On this anniversary of the 9/11 attacks, we’ve got to ask ourselves: Did the terrorists win? Or did America win? And what did those attacks do to us? Considerations after the jump. [Read more...]
Somebody hacked into the Twitter account of the Associated Press, no less, and put out word that there were explosions in the White House that injured the president. That sent the stock market into a tailspin, but it recovered when the story turned out to be a hoax.
Charges have been dropped for the Elvis impersonator who was accused of sending ricin-laced letters to the president, a senator, and a judge. Investigators have another suspect, a rival of the first one.
The surviving Boston Marathon bomber was charged for the federal crime of using weapons of mass destruction. He will not be treated as an enemy combatant. He was read his rights. The charge indicated that he may face the death penalty. (Massachusetts does not have the death penalty–though state legislators unsuccessfully tried to re-instate it for the bomber–but the federal government can still execute people.)
Here is a fascinating account of the police work that led to the identification and apprehension of the Boston Marathon bombers: Police, citizens and technology factor into Boston bombing probe – The Washington Post.
The legal issue now is whether “Jahar,” the surviving terrorist, should be considered an “enemy combatant” or whether he should be given all of the legal rights to which he is entitled as an American citizen, including the right to remain silent. What do you think?
I saw Zero Dark Thirty, the film about the hunt for Osama bin Laden. Earlier, the word was that it would be released just before the election, which had conservatives up in arms, fearing that a cinematic treatment of President Obama’s victory was Hollywood’s plot to get him re-elected. But there is nothing triumphalistic about this movie. Opponents of the war on terrorism will find lots of material in scenes of torture and brutality (as in killing terrorists in front of their children as they cry). And yet supporters of the war on terrorism will also find lots of material in the opening recording of phone calls from World Trade Center victims right before their deaths (talk about 911 calls), the continuing acts of terrorism throughout the movie, and in the heroism of both the troops and the CIA operatives who brought Osama bin Laden to justice. I think Zero Dark Thirty is what an objective treatment of a controversial issue by a work of art looks like. [Read more...]
The war in Iraq is pretty much over and the war in Afghanistan is winding down, bringing to an end our wars sparked by 9/11–right? Well, not exactly. It turns out the drone war may go on for at least another ten years. The Obama administration has put together a systematic, on-going kill list. But in an Orwellian touch, it’s not called a kill list; rather, it’s called a “disposition matrix.” From Greg Miller of the Washington Post:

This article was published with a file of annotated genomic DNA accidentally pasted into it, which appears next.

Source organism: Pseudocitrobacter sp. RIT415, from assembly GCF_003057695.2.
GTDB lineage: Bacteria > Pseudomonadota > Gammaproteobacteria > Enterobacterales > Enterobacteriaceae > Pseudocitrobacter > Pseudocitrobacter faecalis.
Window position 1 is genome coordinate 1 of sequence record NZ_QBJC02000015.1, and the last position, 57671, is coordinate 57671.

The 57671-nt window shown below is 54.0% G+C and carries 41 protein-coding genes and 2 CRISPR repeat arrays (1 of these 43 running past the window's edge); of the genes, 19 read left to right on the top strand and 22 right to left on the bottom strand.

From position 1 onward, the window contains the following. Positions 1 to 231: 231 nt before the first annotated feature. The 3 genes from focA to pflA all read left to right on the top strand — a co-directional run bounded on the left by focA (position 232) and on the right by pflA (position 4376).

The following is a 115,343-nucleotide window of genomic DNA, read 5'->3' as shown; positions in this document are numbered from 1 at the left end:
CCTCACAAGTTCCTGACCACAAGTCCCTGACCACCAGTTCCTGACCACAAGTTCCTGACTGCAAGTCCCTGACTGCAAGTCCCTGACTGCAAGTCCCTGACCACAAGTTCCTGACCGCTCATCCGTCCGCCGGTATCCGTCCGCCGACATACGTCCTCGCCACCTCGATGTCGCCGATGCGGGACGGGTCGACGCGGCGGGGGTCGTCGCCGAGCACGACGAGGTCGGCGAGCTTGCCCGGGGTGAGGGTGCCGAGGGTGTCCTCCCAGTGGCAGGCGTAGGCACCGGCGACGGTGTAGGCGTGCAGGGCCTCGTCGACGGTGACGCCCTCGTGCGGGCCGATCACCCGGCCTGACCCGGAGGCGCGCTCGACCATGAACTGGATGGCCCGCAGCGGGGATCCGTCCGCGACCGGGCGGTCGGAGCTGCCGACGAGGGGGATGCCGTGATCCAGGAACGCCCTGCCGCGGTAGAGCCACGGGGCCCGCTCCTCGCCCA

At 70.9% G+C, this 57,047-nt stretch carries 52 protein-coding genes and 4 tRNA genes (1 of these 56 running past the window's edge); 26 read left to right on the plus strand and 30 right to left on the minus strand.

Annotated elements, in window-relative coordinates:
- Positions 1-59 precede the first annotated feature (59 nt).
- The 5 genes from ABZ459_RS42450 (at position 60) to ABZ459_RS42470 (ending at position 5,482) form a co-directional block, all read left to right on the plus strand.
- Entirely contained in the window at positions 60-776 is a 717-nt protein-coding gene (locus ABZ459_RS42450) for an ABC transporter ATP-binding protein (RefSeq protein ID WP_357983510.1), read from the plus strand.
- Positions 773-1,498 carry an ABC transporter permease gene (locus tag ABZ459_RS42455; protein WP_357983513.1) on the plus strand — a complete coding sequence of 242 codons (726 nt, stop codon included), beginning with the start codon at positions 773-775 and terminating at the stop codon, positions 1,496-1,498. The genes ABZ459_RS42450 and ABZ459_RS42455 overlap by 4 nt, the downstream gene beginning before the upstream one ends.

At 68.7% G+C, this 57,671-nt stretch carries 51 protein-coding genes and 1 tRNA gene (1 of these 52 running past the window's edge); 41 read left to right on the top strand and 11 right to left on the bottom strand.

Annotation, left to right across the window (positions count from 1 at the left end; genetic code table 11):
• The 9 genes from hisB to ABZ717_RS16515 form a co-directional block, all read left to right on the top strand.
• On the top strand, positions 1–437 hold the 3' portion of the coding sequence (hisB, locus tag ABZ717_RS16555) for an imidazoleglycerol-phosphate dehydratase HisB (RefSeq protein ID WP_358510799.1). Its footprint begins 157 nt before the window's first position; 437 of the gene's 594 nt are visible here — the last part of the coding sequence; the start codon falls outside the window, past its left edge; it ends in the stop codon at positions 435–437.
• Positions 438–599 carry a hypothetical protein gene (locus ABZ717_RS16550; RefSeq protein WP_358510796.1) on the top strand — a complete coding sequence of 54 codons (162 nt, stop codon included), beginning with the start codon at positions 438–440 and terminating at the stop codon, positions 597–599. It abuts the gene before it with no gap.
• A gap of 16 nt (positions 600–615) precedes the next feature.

Over the past two years, the Obama administration has been secretly developing a new blueprint for pursuing terrorists, a next-generation targeting list called the “disposition matrix.”
The matrix contains the names of terrorism suspects arrayed against an accounting of the resources being marshaled to track them down, including sealed indictments and clandestine operations. U.S. officials said the database is designed to go beyond existing kill lists, mapping plans for the “disposition” of suspects beyond the reach of American drones.
Although the matrix is a work in progress, the effort to create it reflects a reality setting in among the nation’s counterterrorism ranks: The United States’ conventional wars are winding down, but the government expects to continue adding names to kill or capture lists for years.
Among senior Obama administration officials, there is a broad consensus that such operations are likely to be extended at least another decade. Given the way al-Qaeda continues to metastasize, some officials said no clear end is in sight.
“We can’t possibly kill everyone who wants to harm us,” a senior administration official said. “It’s a necessary part of what we do. . . . We’re not going to wind up in 10 years in a world of everybody holding hands and saying, ‘We love America.’ ”
That timeline suggests that the United States has reached only the midpoint of what was once known as the global war on terrorism. Targeting lists that were regarded as finite emergency measures after the attacks of Sept. 11, 2001, are now fixtures of the national security apparatus. The rosters expand and contract with the pace of drone strikes but never go to zero.
Meanwhile, a significant milestone looms: The number of militants and civilians killed in the drone campaign over the past 10 years will soon exceed 3,000 by certain estimates, surpassing the number of people al-Qaeda killed in the Sept. 11 attacks.
With that milestone, if we practiced the old “eye-for-an-eye” collectivist revenge codes, we could call it even and declare peace. But the killings are going to go on and on for another ten years! I am astonished that it’s liberal Democrats who are doing this. George McGovern, who passed away this week, took the Democratic party, for better or for worse, in the direction of peace. Aren’t any of you Democrats bothered by Obama’s drone war? I wish the moderator at the last debate had asked about this topic. I’d be curious if Romney would continue this “disposition matrix” or if he really is the peace candidate. I mean, it’s good to protect America against our enemies and all, and drone strikes don’t put our military men and women in danger. But while we are attacking people overseas with these weapons, we are at war and not peace.